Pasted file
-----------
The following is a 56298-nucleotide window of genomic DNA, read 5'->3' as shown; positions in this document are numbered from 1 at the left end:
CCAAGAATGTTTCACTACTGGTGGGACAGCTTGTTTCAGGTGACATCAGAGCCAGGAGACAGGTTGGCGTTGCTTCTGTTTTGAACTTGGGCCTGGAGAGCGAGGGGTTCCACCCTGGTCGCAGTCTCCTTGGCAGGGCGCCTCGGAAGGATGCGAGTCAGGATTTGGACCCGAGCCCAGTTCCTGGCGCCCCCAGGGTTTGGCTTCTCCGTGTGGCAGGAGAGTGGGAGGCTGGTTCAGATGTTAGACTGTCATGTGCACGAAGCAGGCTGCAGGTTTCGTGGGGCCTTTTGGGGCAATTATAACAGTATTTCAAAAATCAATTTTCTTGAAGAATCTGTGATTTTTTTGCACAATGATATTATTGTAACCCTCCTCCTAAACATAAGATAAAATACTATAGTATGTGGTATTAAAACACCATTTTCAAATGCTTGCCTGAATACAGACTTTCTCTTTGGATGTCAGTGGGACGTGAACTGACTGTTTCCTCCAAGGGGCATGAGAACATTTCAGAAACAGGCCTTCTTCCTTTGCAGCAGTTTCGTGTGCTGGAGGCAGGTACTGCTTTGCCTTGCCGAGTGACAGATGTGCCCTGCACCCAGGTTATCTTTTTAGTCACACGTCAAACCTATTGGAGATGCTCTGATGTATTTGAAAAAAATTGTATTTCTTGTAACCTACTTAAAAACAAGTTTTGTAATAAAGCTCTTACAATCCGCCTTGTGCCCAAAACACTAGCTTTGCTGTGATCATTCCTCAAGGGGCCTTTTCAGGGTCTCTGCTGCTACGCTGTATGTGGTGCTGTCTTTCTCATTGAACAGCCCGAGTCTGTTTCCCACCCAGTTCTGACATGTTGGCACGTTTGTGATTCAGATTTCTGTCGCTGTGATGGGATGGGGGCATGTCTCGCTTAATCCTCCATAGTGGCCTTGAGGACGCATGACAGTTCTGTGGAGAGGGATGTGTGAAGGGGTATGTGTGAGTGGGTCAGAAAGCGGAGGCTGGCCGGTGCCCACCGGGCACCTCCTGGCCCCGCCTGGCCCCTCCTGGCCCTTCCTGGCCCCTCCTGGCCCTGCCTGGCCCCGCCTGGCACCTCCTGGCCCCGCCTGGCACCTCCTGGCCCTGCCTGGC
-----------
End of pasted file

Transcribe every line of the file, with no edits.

The following is a 56298-nucleotide window of genomic DNA, read 5'->3' as shown; positions in this document are numbered from 1 at the left end:
CCAAGAATGTTTCACTACTGGTGGGACAGCTTGTTTCAGGTGACATCAGAGCCAGGAGACAGGTTGGCGTTGCTTCTGTTTTGAACTTGGGCCTGGAGAGCGAGGGGTTCCACCCTGGTCGCAGTCTCCTTGGCAGGGCGCCTCGGAAGGATGCGAGTCAGGATTTGGACCCGAGCCCAGTTCCTGGCGCCCCCAGGGTTTGGCTTCTCCGTGTGGCAGGAGAGTGGGAGGCTGGTTCAGATGTTAGACTGTCATGTGCACGAAGCAGGCTGCAGGTTTCGTGGGGCCTTTTGGGGCAATTATAACAGTATTTCAAAAATCAATTTTCTTGAAGAATCTGTGATTTTTTTGCACAATGATATTATTGTAACCCTCCTCCTAAACATAAGATAAAATACTATAGTATGTGGTATTAAAACACCATTTTCAAATGCTTGCCTGAATACAGACTTTCTCTTTGGATGTCAGTGGGACGTGAACTGACTGTTTCCTCCAAGGGGCATGAGAACATTTCAGAAACAGGCCTTCTTCCTTTGCAGCAGTTTCGTGTGCTGGAGGCAGGTACTGCTTTGCCTTGCCGAGTGACAGATGTGCCCTGCACCCAGGTTATCTTTTTAGTCACACGTCAAACCTATTGGAGATGCTCTGATGTATTTGAAAAAAATTGTATTTCTTGTAACCTACTTAAAAACAAGTTTTGTAATAAAGCTCTTACAATCCGCCTTGTGCCCAAAACACTAGCTTTGCTGTGATCATTCCTCAAGGGGCCTTTTCAGGGTCTCTGCTGCTACGCTGTATGTGGTGCTGTCTTTCTCATTGAACAGCCCGAGTCTGTTTCCCACCCAGTTCTGACATGTTGGCACGTTTGTGATTCAGATTTCTGTCGCTGTGATGGGATGGGGGCATGTCTCGCTTAATCCTCCATAGTGGCCTTGAGGACGCATGACAGTTCTGTGGAGAGGGATGTGTGAAGGGGTATGTGTGAGTGGGTCAGAAAGCGGAGGCTGGCCGGTGCCCACCGGGCACCTCCTGGCCCCGCCTGGCCCCTCCTGGCCCTTCCTGGCCCCTCCTGGCCCTGCCTGGCCCCGCCTGGCACCTCCTGGCCCCGCCTGGCACCTCCTGGCCCTGCCTGGC